All UR library books are "classified" with Library of Congress (LC) "call numbers." Call numbers are the letters and numbers found on the spine of the book that tell you where the book is located on the shelf. They also tell you what subject area the book covers.
The majority of the science collection falls into the Q, R, S, and T call numbers area. The call numbers also group the books hierarchically:
E.g. Call #s beginning with Q = general science; QA = math; QB = astronomy; QC = physics; QD = chemistry; QK = botany; QL = zoology; R = medicine; S = agriculture; T = technology.
If you were looking for a book on inorganic chemistry, it would be found in the call # range QD146-197.
Most academic libraries use the LC classification system. If you are looking for the book Basic Principles of Inorganic Chemistry: Making the Connections by Brian Murphy in Boatwright Library, the catalog tells you the call # is QD151 .M859 1998. You could find the same book with the same call number if you visited the libraries at Harvard, Yale, UNC, Duke, Princeton, or Stanford!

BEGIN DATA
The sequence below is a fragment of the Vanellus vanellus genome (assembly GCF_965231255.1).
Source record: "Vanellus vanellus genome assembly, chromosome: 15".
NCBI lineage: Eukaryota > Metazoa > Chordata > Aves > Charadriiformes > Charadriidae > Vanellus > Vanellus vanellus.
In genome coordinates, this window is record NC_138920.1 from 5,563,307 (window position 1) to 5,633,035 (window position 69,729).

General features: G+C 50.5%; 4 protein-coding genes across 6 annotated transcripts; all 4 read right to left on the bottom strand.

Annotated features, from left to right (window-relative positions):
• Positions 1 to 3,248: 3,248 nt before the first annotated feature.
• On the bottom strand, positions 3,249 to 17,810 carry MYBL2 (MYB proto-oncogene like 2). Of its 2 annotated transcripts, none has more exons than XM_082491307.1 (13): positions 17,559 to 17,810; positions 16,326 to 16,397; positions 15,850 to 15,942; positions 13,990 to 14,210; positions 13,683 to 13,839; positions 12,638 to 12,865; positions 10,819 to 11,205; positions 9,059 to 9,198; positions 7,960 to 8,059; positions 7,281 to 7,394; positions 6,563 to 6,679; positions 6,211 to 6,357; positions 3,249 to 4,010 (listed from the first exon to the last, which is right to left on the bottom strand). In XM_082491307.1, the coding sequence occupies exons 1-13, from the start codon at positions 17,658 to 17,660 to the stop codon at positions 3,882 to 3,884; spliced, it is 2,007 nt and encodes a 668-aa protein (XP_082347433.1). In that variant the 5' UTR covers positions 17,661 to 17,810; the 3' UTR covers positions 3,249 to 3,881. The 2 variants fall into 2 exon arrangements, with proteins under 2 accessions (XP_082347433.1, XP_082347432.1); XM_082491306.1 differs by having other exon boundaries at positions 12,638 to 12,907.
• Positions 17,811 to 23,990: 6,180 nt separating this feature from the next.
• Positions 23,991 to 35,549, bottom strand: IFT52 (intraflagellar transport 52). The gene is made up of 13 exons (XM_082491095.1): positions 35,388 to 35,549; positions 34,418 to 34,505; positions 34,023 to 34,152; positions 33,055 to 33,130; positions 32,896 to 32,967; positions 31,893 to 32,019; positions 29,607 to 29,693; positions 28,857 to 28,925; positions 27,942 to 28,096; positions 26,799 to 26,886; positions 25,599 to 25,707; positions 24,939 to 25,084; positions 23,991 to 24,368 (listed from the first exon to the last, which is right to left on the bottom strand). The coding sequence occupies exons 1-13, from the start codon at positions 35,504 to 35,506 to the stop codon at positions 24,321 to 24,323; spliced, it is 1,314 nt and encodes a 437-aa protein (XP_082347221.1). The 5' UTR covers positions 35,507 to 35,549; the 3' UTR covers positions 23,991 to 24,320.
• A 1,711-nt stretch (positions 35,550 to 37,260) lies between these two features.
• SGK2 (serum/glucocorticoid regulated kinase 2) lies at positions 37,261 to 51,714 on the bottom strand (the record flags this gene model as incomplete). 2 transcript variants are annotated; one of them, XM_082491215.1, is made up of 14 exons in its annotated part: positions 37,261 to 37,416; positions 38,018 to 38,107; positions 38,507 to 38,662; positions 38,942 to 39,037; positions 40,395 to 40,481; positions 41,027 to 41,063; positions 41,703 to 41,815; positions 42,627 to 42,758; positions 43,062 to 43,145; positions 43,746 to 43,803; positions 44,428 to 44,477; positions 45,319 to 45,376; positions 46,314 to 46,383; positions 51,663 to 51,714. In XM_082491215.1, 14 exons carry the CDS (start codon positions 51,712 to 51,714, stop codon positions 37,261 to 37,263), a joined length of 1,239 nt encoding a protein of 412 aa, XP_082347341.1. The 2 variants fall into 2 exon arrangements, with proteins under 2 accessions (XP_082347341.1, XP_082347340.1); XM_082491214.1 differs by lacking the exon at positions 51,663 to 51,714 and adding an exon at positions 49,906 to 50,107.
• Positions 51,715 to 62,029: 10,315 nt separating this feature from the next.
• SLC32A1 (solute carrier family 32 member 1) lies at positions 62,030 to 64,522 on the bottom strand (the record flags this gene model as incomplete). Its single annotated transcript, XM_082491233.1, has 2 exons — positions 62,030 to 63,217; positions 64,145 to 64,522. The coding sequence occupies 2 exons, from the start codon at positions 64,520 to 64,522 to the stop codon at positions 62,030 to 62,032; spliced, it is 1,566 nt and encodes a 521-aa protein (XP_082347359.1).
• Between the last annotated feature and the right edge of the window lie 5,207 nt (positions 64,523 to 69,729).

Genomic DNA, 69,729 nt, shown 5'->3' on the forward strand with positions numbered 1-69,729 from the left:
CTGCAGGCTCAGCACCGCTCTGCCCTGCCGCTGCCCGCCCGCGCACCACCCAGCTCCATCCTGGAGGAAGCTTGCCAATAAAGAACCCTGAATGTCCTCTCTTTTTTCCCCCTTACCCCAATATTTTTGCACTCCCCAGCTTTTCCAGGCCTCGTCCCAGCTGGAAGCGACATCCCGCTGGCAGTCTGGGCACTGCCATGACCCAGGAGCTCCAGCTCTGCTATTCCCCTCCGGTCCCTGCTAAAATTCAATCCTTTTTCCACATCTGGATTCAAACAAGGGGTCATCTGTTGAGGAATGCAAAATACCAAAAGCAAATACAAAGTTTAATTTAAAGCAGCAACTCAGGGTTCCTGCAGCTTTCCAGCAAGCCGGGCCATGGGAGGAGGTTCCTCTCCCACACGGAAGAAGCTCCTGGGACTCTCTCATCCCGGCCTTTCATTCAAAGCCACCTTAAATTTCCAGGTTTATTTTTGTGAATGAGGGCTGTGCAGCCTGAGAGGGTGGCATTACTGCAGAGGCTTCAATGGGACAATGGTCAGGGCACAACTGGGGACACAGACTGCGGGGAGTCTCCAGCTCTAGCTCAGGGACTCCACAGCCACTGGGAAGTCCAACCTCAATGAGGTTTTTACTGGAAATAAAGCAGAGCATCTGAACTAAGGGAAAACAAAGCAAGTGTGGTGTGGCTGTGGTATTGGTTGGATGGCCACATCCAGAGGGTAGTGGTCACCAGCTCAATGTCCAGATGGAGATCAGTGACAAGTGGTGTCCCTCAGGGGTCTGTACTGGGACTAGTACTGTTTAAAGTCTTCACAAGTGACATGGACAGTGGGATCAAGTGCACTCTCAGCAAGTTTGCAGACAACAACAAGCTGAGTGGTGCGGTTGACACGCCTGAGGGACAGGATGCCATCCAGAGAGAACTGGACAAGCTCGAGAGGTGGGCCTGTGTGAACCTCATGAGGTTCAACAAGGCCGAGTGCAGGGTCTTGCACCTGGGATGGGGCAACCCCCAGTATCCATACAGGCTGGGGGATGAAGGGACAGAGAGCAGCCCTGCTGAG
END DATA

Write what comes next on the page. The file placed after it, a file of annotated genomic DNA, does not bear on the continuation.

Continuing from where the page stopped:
The first place to check for books on your topic is the UR Library Catalog. Here are some quick tips for effective catalog searches:
Books are assigned at least one subject heading. E.g. If you look at the catalog record for the book Smart Solutions to Climate Change: Comparing Costs and Benefits by Bjorn Lomborg, you will see that it is assigned 3 subject headings:
You can click on any of these subject headings that can link you to other books in the catalog. Subject headings will often lead you to books that you would not be able to find if searching by keyword only!